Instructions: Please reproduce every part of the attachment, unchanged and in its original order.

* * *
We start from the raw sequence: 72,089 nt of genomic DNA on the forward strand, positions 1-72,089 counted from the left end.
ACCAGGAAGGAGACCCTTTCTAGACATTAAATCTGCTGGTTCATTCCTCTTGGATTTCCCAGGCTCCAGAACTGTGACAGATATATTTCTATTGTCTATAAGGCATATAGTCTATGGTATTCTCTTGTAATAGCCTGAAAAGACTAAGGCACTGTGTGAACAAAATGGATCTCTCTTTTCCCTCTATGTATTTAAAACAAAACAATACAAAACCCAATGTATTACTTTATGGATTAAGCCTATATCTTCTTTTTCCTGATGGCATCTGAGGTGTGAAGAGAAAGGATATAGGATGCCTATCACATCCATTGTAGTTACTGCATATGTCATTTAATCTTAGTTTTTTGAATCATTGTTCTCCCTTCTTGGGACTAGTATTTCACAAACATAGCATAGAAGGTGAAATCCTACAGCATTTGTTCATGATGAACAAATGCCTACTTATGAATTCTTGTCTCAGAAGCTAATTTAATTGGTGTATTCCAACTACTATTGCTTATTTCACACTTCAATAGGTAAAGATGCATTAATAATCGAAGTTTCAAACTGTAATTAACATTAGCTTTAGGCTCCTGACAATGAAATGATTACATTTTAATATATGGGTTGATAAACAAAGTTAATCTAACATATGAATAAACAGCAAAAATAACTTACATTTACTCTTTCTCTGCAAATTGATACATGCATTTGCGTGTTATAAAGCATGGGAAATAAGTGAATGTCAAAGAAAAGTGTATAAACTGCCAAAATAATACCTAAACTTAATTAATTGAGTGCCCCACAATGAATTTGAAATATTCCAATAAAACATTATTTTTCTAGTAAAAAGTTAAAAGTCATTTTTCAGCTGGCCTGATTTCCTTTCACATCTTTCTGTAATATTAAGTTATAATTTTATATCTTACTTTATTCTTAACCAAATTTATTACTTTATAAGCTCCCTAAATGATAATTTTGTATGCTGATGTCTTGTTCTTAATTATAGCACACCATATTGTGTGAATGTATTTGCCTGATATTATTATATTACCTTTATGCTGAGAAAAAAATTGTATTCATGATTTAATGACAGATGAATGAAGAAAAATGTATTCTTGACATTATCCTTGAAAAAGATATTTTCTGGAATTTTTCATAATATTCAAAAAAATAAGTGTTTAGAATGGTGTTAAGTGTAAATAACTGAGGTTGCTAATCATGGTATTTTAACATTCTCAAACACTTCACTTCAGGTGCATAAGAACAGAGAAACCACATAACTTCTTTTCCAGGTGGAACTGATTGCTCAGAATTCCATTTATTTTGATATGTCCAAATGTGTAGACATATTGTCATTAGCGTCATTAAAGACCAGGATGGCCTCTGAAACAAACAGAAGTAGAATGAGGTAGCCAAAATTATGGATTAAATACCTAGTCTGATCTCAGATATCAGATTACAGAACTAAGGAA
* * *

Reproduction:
We start from the raw sequence: 72,089 nt of genomic DNA on the forward strand, positions 1-72,089 counted from the left end.
ACCAGGAAGGAGACCCTTTCTAGACATTAAATCTGCTGGTTCATTCCTCTTGGATTTCCCAGGCTCCAGAACTGTGACAGATATATTTCTATTGTCTATAAGGCATATAGTCTATGGTATTCTCTTGTAATAGCCTGAAAAGACTAAGGCACTGTGTGAACAAAATGGATCTCTCTTTTCCCTCTATGTATTTAAAACAAAACAATACAAAACCCAATGTATTACTTTATGGATTAAGCCTATATCTTCTTTTTCCTGATGGCATCTGAGGTGTGAAGAGAAAGGATATAGGATGCCTATCACATCCATTGTAGTTACTGCATATGTCATTTAATCTTAGTTTTTTGAATCATTGTTCTCCCTTCTTGGGACTAGTATTTCACAAACATAGCATAGAAGGTGAAATCCTACAGCATTTGTTCATGATGAACAAATGCCTACTTATGAATTCTTGTCTCAGAAGCTAATTTAATTGGTGTATTCCAACTACTATTGCTTATTTCACACTTCAATAGGTAAAGATGCATTAATAATCGAAGTTTCAAACTGTAATTAACATTAGCTTTAGGCTCCTGACAATGAAATGATTACATTTTAATATATGGGTTGATAAACAAAGTTAATCTAACATATGAATAAACAGCAAAAATAACTTACATTTACTCTTTCTCTGCAAATTGATACATGCATTTGCGTGTTATAAAGCATGGGAAATAAGTGAATGTCAAAGAAAAGTGTATAAACTGCCAAAATAATACCTAAACTTAATTAATTGAGTGCCCCACAATGAATTTGAAATATTCCAATAAAACATTATTTTTCTAGTAAAAAGTTAAAAGTCATTTTTCAGCTGGCCTGATTTCCTTTCACATCTTTCTGTAATATTAAGTTATAATTTTATATCTTACTTTATTCTTAACCAAATTTATTACTTTATAAGCTCCCTAAATGATAATTTTGTATGCTGATGTCTTGTTCTTAATTATAGCACACCATATTGTGTGAATGTATTTGCCTGATATTATTATATTACCTTTATGCTGAGAAAAAAATTGTATTCATGATTTAATGACAGATGAATGAAGAAAAATGTATTCTTGACATTATCCTTGAAAAAGATATTTTCTGGAATTTTTCATAATATTCAAAAAAATAAGTGTTTAGAATGGTGTTAAGTGTAAATAACTGAGGTTGCTAATCATGGTATTTTAACATTCTCAAACACTTCACTTCAGGTGCATAAGAACAGAGAAACCACATAACTTCTTTTCCAGGTGGAACTGATTGCTCAGAATTCCATTTATTTTGATATGTCCAAATGTGTAGACATATTGTCATTAGCGTCATTAAAGACCAGGATGGCCTCTGAAACAAACAGAAGTAGAATGAGGTAGCCAAAATTATGGATTAAATACCTAGTCTGATCTCAGATATCAGATTACAGAACTAAGGAA